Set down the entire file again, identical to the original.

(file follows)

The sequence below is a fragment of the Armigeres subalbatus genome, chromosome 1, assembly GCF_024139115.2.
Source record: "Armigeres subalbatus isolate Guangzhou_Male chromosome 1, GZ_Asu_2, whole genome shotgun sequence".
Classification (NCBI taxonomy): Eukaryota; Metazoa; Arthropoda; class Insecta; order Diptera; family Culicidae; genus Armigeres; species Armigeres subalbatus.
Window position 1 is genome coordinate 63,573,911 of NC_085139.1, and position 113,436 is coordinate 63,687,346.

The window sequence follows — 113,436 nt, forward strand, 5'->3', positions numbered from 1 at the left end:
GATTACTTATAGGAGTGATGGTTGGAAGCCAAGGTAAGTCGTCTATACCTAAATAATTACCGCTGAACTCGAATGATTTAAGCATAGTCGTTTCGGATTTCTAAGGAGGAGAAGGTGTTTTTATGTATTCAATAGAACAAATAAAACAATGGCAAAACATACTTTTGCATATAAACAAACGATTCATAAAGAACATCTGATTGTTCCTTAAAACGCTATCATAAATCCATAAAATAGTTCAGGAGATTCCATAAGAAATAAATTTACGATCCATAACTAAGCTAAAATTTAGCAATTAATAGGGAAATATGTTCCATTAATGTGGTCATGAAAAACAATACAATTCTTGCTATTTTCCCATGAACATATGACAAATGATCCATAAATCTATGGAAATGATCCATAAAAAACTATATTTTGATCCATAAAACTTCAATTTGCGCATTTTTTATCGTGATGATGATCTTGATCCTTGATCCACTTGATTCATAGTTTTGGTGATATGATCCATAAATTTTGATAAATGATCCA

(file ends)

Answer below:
The sequence below is a fragment of the Armigeres subalbatus genome, chromosome 1, assembly GCF_024139115.2.
Source record: "Armigeres subalbatus isolate Guangzhou_Male chromosome 1, GZ_Asu_2, whole genome shotgun sequence".
Classification (NCBI taxonomy): Eukaryota; Metazoa; Arthropoda; class Insecta; order Diptera; family Culicidae; genus Armigeres; species Armigeres subalbatus.
Window position 1 is genome coordinate 63,573,911 of NC_085139.1, and position 113,436 is coordinate 63,687,346.

The window sequence follows — 113,436 nt, forward strand, 5'->3', positions numbered from 1 at the left end:
GATTACTTATAGGAGTGATGGTTGGAAGCCAAGGTAAGTCGTCTATACCTAAATAATTACCGCTGAACTCGAATGATTTAAGCATAGTCGTTTCGGATTTCTAAGGAGGAGAAGGTGTTTTTATGTATTCAATAGAACAAATAAAACAATGGCAAAACATACTTTTGCATATAAACAAACGATTCATAAAGAACATCTGATTGTTCCTTAAAACGCTATCATAAATCCATAAAATAGTTCAGGAGATTCCATAAGAAATAAATTTACGATCCATAACTAAGCTAAAATTTAGCAATTAATAGGGAAATATGTTCCATTAATGTGGTCATGAAAAACAATACAATTCTTGCTATTTTCCCATGAACATATGACAAATGATCCATAAATCTATGGAAATGATCCATAAAAAACTATATTTTGATCCATAAAACTTCAATTTGCGCATTTTTTATCGTGATGATGATCTTGATCCTTGATCCACTTGATTCATAGTTTTGGTGATATGATCCATAAATTTTGATAAATGATCCA